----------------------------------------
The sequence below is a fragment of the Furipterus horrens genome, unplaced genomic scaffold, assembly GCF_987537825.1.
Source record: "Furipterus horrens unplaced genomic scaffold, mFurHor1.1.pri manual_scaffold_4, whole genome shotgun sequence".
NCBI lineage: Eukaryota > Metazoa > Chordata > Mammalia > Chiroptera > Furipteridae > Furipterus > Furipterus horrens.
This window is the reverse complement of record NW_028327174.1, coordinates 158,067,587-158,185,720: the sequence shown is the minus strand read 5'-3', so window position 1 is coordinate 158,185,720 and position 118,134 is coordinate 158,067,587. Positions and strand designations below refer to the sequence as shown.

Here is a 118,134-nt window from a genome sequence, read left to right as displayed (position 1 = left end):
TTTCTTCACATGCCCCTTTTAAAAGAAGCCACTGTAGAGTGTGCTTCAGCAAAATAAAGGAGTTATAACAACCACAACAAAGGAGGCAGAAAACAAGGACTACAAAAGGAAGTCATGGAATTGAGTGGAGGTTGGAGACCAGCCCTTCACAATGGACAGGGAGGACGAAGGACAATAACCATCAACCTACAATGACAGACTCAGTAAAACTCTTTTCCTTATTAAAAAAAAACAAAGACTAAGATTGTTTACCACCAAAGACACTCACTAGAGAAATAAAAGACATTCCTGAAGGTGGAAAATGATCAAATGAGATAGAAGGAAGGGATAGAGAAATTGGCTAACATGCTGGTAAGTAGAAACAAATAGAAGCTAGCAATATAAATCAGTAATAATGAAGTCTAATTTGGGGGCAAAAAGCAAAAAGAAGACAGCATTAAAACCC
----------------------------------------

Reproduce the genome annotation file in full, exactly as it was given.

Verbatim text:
The sequence below is a fragment of the Furipterus horrens genome, unplaced genomic scaffold, assembly GCF_987537825.1.
Source record: "Furipterus horrens unplaced genomic scaffold, mFurHor1.1.pri manual_scaffold_4, whole genome shotgun sequence".
NCBI lineage: Eukaryota > Metazoa > Chordata > Mammalia > Chiroptera > Furipteridae > Furipterus > Furipterus horrens.
This window is the reverse complement of record NW_028327174.1, coordinates 158,067,587-158,185,720: the sequence shown is the minus strand read 5'-3', so window position 1 is coordinate 158,185,720 and position 118,134 is coordinate 158,067,587. Positions and strand designations below refer to the sequence as shown.

Here is a 118,134-nt window from a genome sequence, read left to right as displayed (position 1 = left end):
TTTCTTCACATGCCCCTTTTAAAAGAAGCCACTGTAGAGTGTGCTTCAGCAAAATAAAGGAGTTATAACAACCACAACAAAGGAGGCAGAAAACAAGGACTACAAAAGGAAGTCATGGAATTGAGTGGAGGTTGGAGACCAGCCCTTCACAATGGACAGGGAGGACGAAGGACAATAACCATCAACCTACAATGACAGACTCAGTAAAACTCTTTTCCTTATTAAAAAAAAACAAAGACTAAGATTGTTTACCACCAAAGACACTCACTAGAGAAATAAAAGACATTCCTGAAGGTGGAAAATGATCAAATGAGATAGAAGGAAGGGATAGAGAAATTGGCTAACATGCTGGTAAGTAGAAACAAATAGAAGCTAGCAATATAAATCAGTAATAATGAAGTCTAATTTGGGGGCAAAAAGCAAAAAGAAGACAGCATTAAAACCC